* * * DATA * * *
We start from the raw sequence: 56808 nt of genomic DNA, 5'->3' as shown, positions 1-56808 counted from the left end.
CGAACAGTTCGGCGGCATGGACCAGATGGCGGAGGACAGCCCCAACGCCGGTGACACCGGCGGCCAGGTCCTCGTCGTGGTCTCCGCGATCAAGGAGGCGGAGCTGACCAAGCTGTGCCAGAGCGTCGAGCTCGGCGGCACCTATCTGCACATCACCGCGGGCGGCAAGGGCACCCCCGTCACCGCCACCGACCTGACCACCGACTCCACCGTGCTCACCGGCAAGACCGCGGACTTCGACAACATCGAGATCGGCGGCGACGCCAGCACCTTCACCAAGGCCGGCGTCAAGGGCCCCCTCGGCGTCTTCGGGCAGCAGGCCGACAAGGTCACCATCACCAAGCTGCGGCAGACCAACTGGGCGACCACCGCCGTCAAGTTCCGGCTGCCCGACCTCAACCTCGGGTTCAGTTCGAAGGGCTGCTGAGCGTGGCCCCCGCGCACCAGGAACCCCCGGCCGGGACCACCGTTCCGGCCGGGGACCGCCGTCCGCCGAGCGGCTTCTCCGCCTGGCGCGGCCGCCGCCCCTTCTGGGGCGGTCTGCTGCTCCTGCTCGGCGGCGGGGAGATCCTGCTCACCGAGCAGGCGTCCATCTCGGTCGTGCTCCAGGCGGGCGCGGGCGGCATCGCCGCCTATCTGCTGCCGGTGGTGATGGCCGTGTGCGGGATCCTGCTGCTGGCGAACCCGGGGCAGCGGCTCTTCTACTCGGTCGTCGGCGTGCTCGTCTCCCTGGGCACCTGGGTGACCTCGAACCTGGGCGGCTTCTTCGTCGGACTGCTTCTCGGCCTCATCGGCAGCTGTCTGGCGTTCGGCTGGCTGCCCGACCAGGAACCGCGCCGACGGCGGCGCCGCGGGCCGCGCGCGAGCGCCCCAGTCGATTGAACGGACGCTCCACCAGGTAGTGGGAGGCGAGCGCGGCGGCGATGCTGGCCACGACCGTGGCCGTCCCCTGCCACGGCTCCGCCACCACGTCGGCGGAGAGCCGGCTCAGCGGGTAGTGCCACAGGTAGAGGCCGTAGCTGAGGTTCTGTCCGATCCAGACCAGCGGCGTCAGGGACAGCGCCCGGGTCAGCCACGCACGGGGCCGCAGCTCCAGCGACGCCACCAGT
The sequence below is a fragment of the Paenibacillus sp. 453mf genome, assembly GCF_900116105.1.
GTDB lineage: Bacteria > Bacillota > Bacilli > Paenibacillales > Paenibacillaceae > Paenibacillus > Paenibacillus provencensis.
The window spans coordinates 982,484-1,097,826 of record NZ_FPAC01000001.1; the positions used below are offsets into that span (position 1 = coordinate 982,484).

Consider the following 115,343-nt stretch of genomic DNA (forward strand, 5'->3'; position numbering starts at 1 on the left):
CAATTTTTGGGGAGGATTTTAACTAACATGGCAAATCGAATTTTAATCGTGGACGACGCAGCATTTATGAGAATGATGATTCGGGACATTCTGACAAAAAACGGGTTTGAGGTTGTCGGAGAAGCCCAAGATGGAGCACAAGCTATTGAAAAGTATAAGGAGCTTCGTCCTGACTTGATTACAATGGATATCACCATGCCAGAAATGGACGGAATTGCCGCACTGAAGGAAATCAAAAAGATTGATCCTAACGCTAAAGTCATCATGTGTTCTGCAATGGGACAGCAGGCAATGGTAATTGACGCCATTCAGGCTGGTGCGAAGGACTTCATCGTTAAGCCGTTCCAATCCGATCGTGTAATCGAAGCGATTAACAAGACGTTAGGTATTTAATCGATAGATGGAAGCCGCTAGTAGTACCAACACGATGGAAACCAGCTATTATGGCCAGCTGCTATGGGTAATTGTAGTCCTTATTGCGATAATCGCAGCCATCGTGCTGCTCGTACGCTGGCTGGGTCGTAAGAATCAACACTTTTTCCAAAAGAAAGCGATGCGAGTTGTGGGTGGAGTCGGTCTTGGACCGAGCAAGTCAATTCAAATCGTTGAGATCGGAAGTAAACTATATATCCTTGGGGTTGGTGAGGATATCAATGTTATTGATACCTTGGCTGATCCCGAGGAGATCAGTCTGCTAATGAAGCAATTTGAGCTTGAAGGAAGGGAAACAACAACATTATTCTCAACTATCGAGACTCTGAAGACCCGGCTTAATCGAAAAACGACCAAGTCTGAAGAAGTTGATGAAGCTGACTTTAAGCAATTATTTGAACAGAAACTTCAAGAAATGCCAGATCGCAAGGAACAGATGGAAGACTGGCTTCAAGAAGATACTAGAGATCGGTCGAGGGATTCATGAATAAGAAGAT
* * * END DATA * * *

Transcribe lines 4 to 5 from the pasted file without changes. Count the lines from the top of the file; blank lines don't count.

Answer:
GTDB lineage: Bacteria > Bacillota > Bacilli > Paenibacillales > Paenibacillaceae > Paenibacillus > Paenibacillus provencensis.
The window spans coordinates 982,484-1,097,826 of record NZ_FPAC01000001.1; the positions used below are offsets into that span (position 1 = coordinate 982,484).